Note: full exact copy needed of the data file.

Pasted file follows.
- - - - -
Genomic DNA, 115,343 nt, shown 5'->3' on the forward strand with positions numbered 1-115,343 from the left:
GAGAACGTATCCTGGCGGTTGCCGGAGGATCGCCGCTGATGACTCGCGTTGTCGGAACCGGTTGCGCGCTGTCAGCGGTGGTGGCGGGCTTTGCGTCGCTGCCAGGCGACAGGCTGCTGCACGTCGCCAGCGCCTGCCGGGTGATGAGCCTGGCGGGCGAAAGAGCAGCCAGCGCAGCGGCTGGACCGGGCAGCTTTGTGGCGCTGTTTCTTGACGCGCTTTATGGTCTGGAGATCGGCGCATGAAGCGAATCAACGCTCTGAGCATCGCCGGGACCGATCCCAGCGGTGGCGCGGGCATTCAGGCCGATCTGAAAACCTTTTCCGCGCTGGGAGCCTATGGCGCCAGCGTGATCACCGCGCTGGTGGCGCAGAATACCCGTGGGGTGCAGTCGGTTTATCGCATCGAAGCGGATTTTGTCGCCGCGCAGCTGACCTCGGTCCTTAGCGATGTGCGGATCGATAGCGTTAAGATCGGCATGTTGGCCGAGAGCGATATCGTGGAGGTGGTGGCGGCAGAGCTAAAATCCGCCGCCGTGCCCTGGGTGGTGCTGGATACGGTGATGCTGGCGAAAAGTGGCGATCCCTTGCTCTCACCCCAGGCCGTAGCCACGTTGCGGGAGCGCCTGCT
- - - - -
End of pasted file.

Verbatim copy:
Genomic DNA, 115,343 nt, shown 5'->3' on the forward strand with positions numbered 1-115,343 from the left:
GAGAACGTATCCTGGCGGTTGCCGGAGGATCGCCGCTGATGACTCGCGTTGTCGGAACCGGTTGCGCGCTGTCAGCGGTGGTGGCGGGCTTTGCGTCGCTGCCAGGCGACAGGCTGCTGCACGTCGCCAGCGCCTGCCGGGTGATGAGCCTGGCGGGCGAAAGAGCAGCCAGCGCAGCGGCTGGACCGGGCAGCTTTGTGGCGCTGTTTCTTGACGCGCTTTATGGTCTGGAGATCGGCGCATGAAGCGAATCAACGCTCTGAGCATCGCCGGGACCGATCCCAGCGGTGGCGCGGGCATTCAGGCCGATCTGAAAACCTTTTCCGCGCTGGGAGCCTATGGCGCCAGCGTGATCACCGCGCTGGTGGCGCAGAATACCCGTGGGGTGCAGTCGGTTTATCGCATCGAAGCGGATTTTGTCGCCGCGCAGCTGACCTCGGTCCTTAGCGATGTGCGGATCGATAGCGTTAAGATCGGCATGTTGGCCGAGAGCGATATCGTGGAGGTGGTGGCGGCAGAGCTAAAATCCGCCGCCGTGCCCTGGGTGGTGCTGGATACGGTGATGCTGGCGAAAAGTGGCGATCCCTTGCTCTCACCCCAGGCCGTAGCCACGTTGCGGGAGCGCCTGCT